Synopses & Reviews
The interviews, essays, and articles collected here span a quarter century of Philip Roth's distinguished career and "reveal [a] preoccupation with the relationship between the written and the unwritten world." Here is Roth on himself and his work and the controversies it's engendered. Here too are Roth's writings on the Eastern European writers he has always championed; and on baseball, American fiction, and American Jews. The essential collection of nonfiction by a true American master, Reading Myself and Others features his long interview with the Paris Review.
"An illuminating...glimpse of the theory and practice that have made Roth a major figure in American fiction....Reveals a first-rate mind." Chicago Daily News
"Roth [is] fearless in his own defense and in defense of literature." Texas Monthly
"Excellent....Roth's sensitivity to the balance of situations in his own fiction is Jamesian in its subtlety, and indeed in its nature this book is closer to James's prefaces than to any other book...consistently thoughtful and thoroughly engaging." Larry McMurtry, The Washington Post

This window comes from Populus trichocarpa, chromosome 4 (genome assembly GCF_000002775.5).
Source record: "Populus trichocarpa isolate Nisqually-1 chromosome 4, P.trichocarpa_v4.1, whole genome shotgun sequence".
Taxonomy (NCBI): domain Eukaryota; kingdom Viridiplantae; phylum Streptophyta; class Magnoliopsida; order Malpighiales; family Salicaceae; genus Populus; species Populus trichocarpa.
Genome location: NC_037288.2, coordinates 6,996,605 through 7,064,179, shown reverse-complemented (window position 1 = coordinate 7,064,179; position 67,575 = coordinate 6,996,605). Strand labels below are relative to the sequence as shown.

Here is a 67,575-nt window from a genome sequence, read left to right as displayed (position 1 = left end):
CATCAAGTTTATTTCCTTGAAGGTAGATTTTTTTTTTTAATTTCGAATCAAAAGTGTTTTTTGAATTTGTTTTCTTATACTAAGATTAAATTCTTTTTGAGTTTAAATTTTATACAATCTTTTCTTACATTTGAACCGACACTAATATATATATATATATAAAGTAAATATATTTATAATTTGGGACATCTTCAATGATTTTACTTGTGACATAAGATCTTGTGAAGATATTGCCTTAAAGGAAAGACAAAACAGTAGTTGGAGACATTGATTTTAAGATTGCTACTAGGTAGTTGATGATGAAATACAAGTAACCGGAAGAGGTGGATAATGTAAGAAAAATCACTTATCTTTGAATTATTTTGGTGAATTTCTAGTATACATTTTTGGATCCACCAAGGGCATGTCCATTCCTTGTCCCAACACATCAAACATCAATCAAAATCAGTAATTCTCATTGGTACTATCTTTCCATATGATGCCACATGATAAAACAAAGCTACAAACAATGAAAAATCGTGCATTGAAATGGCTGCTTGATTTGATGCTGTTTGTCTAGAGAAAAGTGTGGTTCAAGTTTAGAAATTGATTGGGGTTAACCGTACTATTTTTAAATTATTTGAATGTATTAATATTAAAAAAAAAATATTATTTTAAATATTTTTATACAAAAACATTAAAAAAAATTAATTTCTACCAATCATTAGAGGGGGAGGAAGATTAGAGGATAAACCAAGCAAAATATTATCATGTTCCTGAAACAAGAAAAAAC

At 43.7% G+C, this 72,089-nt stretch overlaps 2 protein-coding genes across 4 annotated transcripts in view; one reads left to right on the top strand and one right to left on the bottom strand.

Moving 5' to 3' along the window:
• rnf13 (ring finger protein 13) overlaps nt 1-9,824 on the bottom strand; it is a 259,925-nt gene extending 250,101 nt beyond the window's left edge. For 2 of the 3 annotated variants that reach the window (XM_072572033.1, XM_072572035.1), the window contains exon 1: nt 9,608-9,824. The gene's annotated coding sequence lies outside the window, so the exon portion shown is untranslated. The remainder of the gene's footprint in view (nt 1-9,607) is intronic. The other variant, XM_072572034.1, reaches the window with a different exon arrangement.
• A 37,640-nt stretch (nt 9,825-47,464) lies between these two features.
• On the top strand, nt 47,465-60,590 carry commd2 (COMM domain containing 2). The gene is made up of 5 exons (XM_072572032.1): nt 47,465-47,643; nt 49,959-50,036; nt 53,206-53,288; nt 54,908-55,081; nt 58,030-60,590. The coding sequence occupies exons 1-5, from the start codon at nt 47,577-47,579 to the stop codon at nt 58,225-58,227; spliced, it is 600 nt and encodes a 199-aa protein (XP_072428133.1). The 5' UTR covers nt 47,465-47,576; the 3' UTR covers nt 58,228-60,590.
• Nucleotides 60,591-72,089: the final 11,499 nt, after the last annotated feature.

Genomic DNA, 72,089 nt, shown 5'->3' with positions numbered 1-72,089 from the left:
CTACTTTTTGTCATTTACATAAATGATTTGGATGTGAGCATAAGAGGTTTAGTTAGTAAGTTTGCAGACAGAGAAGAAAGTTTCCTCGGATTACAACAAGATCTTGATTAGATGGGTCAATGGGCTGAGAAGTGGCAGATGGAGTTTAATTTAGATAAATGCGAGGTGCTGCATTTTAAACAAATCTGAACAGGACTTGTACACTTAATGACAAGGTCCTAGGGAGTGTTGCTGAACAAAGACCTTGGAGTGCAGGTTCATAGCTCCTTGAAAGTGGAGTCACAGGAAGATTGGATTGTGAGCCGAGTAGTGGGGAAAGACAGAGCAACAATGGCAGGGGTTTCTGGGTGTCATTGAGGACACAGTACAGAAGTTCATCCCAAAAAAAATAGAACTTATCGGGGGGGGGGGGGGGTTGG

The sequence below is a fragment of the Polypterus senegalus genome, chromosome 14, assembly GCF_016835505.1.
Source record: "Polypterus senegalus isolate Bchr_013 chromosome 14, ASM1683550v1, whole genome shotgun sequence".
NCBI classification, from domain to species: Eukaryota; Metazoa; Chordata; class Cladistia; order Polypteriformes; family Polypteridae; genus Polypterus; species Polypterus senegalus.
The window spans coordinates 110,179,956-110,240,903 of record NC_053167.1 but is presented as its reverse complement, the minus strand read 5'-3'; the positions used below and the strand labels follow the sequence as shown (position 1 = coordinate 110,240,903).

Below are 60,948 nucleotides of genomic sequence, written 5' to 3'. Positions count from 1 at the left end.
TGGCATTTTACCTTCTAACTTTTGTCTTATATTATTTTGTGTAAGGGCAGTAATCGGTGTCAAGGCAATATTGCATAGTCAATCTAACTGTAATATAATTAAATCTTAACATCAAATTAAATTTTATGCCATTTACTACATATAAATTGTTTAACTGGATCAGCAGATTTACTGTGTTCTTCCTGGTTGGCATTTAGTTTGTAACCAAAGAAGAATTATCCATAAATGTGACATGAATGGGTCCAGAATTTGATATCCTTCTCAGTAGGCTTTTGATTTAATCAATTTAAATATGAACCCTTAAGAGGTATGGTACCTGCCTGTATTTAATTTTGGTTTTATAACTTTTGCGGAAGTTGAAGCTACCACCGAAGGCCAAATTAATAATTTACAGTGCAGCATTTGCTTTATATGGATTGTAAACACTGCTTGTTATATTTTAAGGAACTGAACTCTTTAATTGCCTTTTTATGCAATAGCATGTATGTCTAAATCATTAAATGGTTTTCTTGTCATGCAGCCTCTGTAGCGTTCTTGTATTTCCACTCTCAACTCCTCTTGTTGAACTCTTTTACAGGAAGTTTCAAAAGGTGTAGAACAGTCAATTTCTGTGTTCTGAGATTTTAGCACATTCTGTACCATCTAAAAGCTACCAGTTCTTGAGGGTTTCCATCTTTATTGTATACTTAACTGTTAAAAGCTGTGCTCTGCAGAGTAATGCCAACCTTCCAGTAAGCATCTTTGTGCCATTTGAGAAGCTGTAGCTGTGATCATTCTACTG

About the Author
In the 1990s Philip Roth won Americas four major literary awards in succession: the National Book Critics Circle Award for Patrimony
(1991), the PEN/Faulkner Award for Operation Shylock
(1993), the National Book Award for Sabbaths Theater
(1995), and the Pulitzer
Prize in fiction for American Pastoral (1997). He won the Ambassador Book Award of the English-Speaking Union for I Married a Communist (1998); in the same year he received the National Medal of Arts at the White House. Previously he won the National Book Critics Circle Award for The Counterlife (1986) and the National Book Award for his first book, Goodbye, Columbus (1959). In 2000 he published The Human Stain, concluding a trilogy that depicts the ideological ethos of postwar America. For The Human Stain Roth received his second PEN/Faulkner Award as well as Britains W. H. Smith Award for the Best Book of the Year. In 2001 he received the highest award of the American Academy of Arts and Letters, the Gold Medal in Fiction, given every six years “for the entire work of the recipient.” In 2005 The Plot Against America received the Society of American Historians Award for “the outstanding historical novel on an American theme for 20032004.” In 2007 Roth received the PEN/Faulkner Award for Everyman.